One major difference I notice when training with elite runners is that their sessions are rarely, if ever, ‘all out’. Quite the opposite in fact. They pay close attention to ensuring that their effort during quality training sessions is controlled. They still work hard during these sessions, but the key difference is that they work just hard enough to ensure they get a good training stimulus without hurting themselves so much that the quality of subsequent training sessions suffer. They value the importance of consistent, long term progress so much that they put their ego aside and stay within their limits, ensuring they can complete many months and years of good training.
To give a real life example which highlights this very nicely, I recently started training with a very talented group of Norwegian runners in Tønsberg, Norway. Put bluntly, they are better runners than I am. When I started training with them in the winter I was keen to assert myself as an adequate member of the training squad and so, in the key workouts each week I pushed the last few reps just a little bit harder and ensured I opened up a suitable gap between myself and the rest. I went home and reported my excellent workouts to my coach, even emphasising the fact that I ‘beat’ the other guys I was training with.
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Of course, after 3 weeks of training like this, I found myself feeling overly tired, fatigued, and exhausted. I went from the front of the group to trailing behind and on two occasions I was unable to complete the whole session. I even measured my lactate in one session and discovered my lactate levels were 4x higher than that of the guys I was training with. I had to take a further easy week before getting back to training with the group, having learnt my lesson.
The point here is clear. I had three great weeks of training followed by two weeks of barely being able to complete sessions, while the rest of the (more disciplined) group executed five perfectly good weeks of high quality training. When looking at those 5 weeks of training, the rest of the group completed more quality sessions than me and did more mileage, not because they were significantly better athletes, but because they were more disciplined.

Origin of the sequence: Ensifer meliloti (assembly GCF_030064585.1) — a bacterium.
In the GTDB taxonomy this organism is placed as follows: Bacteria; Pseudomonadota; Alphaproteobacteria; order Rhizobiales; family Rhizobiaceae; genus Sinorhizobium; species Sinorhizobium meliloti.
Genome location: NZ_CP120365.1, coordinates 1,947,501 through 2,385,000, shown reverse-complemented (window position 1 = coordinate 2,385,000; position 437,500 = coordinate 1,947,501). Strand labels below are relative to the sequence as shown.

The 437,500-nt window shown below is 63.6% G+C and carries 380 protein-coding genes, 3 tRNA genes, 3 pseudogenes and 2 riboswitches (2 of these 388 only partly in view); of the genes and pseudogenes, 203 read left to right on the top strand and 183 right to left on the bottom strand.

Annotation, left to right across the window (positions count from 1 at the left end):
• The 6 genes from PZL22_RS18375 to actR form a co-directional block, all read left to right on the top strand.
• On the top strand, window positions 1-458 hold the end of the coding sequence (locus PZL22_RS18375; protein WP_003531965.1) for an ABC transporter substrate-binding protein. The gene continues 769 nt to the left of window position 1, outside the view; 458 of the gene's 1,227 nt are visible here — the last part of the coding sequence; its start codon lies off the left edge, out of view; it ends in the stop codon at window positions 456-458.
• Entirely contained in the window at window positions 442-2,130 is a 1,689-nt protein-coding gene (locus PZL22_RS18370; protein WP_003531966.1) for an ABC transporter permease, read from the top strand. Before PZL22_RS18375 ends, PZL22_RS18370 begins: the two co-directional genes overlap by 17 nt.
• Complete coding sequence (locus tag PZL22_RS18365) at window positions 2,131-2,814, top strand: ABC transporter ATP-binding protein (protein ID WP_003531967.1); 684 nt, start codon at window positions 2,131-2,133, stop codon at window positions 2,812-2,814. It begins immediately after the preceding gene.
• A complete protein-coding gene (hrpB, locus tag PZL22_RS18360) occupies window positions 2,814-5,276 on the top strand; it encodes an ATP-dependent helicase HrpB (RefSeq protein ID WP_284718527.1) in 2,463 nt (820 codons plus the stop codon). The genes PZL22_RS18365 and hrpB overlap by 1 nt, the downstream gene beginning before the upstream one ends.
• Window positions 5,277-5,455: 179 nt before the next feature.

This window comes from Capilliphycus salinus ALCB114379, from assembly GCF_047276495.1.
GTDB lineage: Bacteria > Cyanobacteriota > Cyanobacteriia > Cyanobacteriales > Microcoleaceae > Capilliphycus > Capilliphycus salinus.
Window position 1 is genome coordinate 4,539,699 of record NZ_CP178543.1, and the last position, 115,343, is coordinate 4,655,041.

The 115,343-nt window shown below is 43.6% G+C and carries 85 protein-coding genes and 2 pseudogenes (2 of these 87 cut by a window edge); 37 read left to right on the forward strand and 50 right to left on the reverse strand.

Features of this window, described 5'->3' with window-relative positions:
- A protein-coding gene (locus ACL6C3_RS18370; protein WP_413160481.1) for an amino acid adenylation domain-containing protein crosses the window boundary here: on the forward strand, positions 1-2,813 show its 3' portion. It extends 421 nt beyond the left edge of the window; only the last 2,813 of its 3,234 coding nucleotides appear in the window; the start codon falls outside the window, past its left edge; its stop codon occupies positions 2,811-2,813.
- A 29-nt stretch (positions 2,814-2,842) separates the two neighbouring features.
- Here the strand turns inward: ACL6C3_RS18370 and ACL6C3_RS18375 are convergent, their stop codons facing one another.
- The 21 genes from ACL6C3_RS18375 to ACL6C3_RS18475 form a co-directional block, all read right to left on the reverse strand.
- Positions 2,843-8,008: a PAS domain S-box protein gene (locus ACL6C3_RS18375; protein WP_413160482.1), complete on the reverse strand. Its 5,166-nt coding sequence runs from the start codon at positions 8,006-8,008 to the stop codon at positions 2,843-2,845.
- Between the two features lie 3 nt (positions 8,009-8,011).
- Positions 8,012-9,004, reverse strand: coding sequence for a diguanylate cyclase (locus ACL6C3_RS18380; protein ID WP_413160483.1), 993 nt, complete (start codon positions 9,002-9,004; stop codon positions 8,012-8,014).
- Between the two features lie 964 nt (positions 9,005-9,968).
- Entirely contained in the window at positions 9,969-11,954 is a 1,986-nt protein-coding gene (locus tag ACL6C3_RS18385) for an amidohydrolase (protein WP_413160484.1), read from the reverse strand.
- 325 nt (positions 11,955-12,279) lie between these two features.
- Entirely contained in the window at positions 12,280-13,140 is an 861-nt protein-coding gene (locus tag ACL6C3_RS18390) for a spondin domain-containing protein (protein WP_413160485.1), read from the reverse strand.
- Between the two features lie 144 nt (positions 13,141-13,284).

That is not to say they never push themselves to the limit, but when they do, it is well planned to ensure there are sufficient recovery periods after the hardest workouts or races.
This leads nicely onto the concept of intensity discipline. All elite runners (or at least their coaches) have an excellent understanding of the delicate balance between hard training and recovery. One of the key reasons athletes do lots of easy mileage is to allow the body time to recover while also reaping the benefits of high overall training volume. Research shows that many beneficial adaptations occur as a result of increasing overall mileage regardless of the intensity. The best way to increase mileage while also allowing the body sufficient opportunity for recovery, is to keep the intensity of most of that mileage easy.